Ruairi’s open ‘Laochra Gael’ Mural

Ruairí Óg are delighted to unveil our new mural on Cushendall’s Coast Road.  At the launch were; Kathleen & Mally Darragh (Parents of John Darragh), Anne-Marie McNaughton (Danny McNaughton’s widow), Terence ‘Sambo’ McNaughton, Dan Delargy (Cathaoirleach, Ruairí Óg) Martin Allen ) Cathaoirleach, Gaeil Ruairí Óg), Órla Black (Community Foundation NI).

As part of the Club’s new MUGA development the trees behind the ball wall had to be cleared.  This presented the Club with the perfect canvas for a new mural.  As luck would have it a funding opportunity was identified for cultural art and the planning was set in motion.

The theme for the mural is ‘Laochra Gael’.  Across the 8 panels our community’s culture is represented through our Club and County crests – and artistic depictions of sporting and cultural heroes.  Sadly Ruairí Óg has 2 hurling martyrs.  Danny McNaughton and John Darragh both passed away representing the club and colours they loved.  It is only right that their proud portraits adorn our new mural.  The Club will never forget their passing or the contributions of their families throughout the years.

On a happier theme, in 2020 Sambo McNaughton was inducted into the GAA hall of fame.  Sambo is the first hurler we have had inducted into the hall of fame.  Due to COVID restriction plans to recognise this momentous achievement were never realised…  It is fitting that we are able to appreciate Sambo by depicting him doing what made him known across Ireland.

Depicted on the other panels are Finn McCool, Setanta & Queen Mdeabh.  We would encourage research on their many daring exploits!

Ruairí Óg would like to thank Órla Black and Community Foundation NI for funding this project.  It has already proven to be a hit with both locals and tourists young and old.

Is mise, le meas,

Dan Delargy

Cathaoirleach, Ruairí Óg

Regular contributor to the Saffron Gael, Colum Thompson, shared a few words and thoughts on the murals and what the images mean to the people of Cushendall…

Terence “Sambo” McNaughton – Ruairi Og’s most famous son, Terence “Sambo” McNaughton made his Ruairi Og debut in 1981 at the age of 16. In his first season he played left half back on the team that won the club’s first Antrim Championship in 1981. He made his Antrim debut in the same year and played for both club and county with distinction for almost 20 years, finally retiring in 2000. During his hurling career Sambo won 8 Antrim and 7 Ulster titles with his beloved Ruairi Og and 8 Ulster titles with Antrim. In 1989 Terence wore number 15 but lined out at half forward when Antrim contested the 1989 All Ireland Hurling Final against Tipperary having shocked the hurling world with a magnificent victory over Offaly in the semi-final. In 1991 Terence was selected at midfield on the All Star team following a sensational performance, scoring 4 points as Antrim came within a whisker of beating Kilkenny in Croke Park. Following his retirement as a player Sambo quickly moved into coaching and has managed both club and county teams as well as travelling the length and breadth of Ireland spreading the hurling gospel. He continues to coach underage teams and many Ruairi Og hurlers have benefited from his knowledge, understanding and undoubted passion for our national game.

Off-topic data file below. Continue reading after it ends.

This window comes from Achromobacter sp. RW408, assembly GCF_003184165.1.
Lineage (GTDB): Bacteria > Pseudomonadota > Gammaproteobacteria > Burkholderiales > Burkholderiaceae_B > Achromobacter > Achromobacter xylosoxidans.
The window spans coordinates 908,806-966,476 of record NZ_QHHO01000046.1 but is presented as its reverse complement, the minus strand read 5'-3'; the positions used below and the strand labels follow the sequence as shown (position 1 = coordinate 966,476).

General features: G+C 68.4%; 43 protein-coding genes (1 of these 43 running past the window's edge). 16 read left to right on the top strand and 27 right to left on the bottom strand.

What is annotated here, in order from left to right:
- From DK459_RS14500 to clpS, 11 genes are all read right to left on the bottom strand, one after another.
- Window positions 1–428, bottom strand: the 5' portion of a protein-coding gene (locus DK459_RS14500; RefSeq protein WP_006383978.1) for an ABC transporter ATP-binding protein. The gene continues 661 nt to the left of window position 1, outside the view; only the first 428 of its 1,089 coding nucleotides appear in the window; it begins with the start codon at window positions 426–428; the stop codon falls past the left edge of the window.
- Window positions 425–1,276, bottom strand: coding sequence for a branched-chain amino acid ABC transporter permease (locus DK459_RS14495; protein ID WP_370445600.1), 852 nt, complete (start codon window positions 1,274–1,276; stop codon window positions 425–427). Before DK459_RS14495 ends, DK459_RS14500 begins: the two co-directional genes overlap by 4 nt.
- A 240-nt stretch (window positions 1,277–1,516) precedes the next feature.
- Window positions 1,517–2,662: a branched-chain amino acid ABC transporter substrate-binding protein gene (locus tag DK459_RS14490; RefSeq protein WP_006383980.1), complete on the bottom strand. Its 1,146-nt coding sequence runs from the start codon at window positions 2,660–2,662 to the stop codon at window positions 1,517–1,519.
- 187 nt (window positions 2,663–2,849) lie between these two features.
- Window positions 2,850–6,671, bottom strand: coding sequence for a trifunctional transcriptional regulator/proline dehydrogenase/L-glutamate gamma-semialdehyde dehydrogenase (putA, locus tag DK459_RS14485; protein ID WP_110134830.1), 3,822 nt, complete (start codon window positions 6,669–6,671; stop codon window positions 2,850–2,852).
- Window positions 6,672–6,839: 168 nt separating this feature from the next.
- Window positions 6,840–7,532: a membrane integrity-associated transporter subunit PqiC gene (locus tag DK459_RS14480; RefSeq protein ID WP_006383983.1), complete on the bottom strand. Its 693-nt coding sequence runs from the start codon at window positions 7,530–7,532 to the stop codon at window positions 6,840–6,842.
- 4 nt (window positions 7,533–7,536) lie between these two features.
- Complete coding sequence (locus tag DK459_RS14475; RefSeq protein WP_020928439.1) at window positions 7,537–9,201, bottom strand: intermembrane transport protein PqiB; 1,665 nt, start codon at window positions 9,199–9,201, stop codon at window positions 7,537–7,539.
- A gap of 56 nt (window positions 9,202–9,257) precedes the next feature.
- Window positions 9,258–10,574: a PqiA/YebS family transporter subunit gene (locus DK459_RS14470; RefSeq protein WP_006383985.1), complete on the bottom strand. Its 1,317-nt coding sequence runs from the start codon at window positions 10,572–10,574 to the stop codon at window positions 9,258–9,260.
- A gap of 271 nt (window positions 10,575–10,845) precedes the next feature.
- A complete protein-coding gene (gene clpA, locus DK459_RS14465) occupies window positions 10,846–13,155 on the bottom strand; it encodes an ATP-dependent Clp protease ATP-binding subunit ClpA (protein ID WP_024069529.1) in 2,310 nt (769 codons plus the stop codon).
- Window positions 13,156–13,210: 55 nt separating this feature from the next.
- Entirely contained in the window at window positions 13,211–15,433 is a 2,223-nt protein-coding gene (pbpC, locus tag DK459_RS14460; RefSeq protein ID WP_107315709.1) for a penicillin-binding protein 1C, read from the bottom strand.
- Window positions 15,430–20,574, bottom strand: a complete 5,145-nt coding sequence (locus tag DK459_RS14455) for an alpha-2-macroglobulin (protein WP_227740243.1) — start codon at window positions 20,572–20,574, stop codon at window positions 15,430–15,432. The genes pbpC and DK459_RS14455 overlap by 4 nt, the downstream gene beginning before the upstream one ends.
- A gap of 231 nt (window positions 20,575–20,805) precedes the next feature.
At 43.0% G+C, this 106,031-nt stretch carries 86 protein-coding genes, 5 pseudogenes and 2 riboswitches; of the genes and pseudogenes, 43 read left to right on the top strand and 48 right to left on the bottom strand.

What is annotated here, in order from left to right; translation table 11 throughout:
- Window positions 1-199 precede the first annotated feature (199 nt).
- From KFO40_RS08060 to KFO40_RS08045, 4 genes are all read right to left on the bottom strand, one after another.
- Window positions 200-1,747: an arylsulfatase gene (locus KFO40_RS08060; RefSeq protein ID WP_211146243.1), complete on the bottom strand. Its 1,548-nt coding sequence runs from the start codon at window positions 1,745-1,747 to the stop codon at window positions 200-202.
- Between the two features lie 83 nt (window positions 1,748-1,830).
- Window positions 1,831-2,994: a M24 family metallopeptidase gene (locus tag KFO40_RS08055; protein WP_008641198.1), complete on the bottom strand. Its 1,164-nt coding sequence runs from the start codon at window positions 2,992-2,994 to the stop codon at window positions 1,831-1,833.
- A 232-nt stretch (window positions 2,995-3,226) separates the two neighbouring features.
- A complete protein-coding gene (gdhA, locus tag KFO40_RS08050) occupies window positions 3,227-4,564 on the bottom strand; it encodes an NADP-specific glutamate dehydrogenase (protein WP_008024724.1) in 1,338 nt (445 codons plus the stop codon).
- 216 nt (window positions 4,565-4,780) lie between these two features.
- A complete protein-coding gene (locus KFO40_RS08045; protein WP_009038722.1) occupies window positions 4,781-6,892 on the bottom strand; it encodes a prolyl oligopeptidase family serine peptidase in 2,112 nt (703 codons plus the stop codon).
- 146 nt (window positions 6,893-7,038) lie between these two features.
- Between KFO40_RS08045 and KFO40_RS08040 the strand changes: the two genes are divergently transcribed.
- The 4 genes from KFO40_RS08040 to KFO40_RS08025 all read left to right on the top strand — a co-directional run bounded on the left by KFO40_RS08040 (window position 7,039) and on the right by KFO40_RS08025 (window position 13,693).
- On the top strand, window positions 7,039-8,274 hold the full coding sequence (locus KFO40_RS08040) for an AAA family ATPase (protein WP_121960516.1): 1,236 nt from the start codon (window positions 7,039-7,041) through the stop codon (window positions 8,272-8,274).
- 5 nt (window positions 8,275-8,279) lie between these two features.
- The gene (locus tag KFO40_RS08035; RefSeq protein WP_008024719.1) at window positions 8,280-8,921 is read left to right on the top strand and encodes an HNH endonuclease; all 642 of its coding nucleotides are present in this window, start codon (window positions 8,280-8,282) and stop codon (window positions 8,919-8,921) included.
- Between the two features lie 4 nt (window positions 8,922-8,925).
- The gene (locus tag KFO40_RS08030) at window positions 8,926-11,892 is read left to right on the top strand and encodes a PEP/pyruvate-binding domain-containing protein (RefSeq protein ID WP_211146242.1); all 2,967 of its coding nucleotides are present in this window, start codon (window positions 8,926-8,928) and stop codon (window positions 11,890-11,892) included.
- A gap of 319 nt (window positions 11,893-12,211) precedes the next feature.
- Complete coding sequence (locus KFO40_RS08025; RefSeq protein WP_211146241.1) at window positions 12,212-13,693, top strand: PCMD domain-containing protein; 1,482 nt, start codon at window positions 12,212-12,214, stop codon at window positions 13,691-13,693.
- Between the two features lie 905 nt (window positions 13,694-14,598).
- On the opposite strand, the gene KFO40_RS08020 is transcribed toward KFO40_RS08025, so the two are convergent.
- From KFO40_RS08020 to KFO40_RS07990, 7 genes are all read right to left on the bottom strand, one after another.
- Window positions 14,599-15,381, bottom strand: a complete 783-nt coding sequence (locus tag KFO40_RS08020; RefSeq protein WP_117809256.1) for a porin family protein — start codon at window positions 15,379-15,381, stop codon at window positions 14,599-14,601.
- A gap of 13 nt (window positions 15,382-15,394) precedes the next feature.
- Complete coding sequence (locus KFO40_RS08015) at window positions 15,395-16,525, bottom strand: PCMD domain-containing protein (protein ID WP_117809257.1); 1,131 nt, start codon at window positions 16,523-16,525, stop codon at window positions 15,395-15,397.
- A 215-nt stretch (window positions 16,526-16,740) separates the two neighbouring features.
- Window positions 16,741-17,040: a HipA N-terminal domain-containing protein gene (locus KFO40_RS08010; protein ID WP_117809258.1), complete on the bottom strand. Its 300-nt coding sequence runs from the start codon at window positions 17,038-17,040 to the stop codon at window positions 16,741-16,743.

Danny McNaughton – Danny McNaughton, a replacement All Star in 1988, was one of seven brothers who all hurled for Ruairi Og. He was one of the driving forces behind our first senior championship win in 1981 and his goal, from a long free in the final replay was the catalyst that drove our boys over the line. Danny was already making a name for himself with some superb displays for Antrim and he only enhanced his reputation in the following years. Perhaps his best day in the saffron and white of Antrim was in 1987 when he scored a scintillating 2-4 from play in the All Ireland Semi Final against Kilkenny, his 2 goals were both sublime overhead efforts under the dropping ball. In 1992 Danny, then a 36 year old veteran gave another marquee performance in the Antrim County Final against old rivals Ballycastle. We were behind at half time but in the second half Danny really took the game by the scruff of the neck. He also took over the free taking duties and plundered 1-5 from placed balls, his goal an almost carbon copy of his major in the 1981 final, an effort from long range that found the net and changed the game. In the summer of 1996 Danny sadly passed away after feeling unwell during a game in Dunloy. Despite being only 40 at the time of his death Danny left a lasting legacy, stories of his performances, his dedication and his love of Ruairi Og have helped to inspire future generations of young Ruairis. 

John Darragh – Thirty years ago 14 year old John Darragh tragically passed away after becoming ill while playing for Ruairi Og minors against Glenariffe. John sadly only graced the hurling fields of County Antrim for a short space in time but during that time he forged a great reputation as a hurler. John was big and strong, a great striker of the ball and a natural leader who had established himself as the mainstay of the team. Despite his tender years John was universally respected by his team mates in Cushendall, Cross And Passion College and The Antrim U-14’s as well as his opponents. John was buried in the maroon and white jersey of his beloved Ruairi Og. His family later presented The North Antrim Board with The Darragh Cup in John’s memory, which is contested by minor hurling teams throughout North Antrim. The competition has a special place in the hearts of all Cushendall people and a Darragh Cup win holds as much significance as a minor county title, if not more.  

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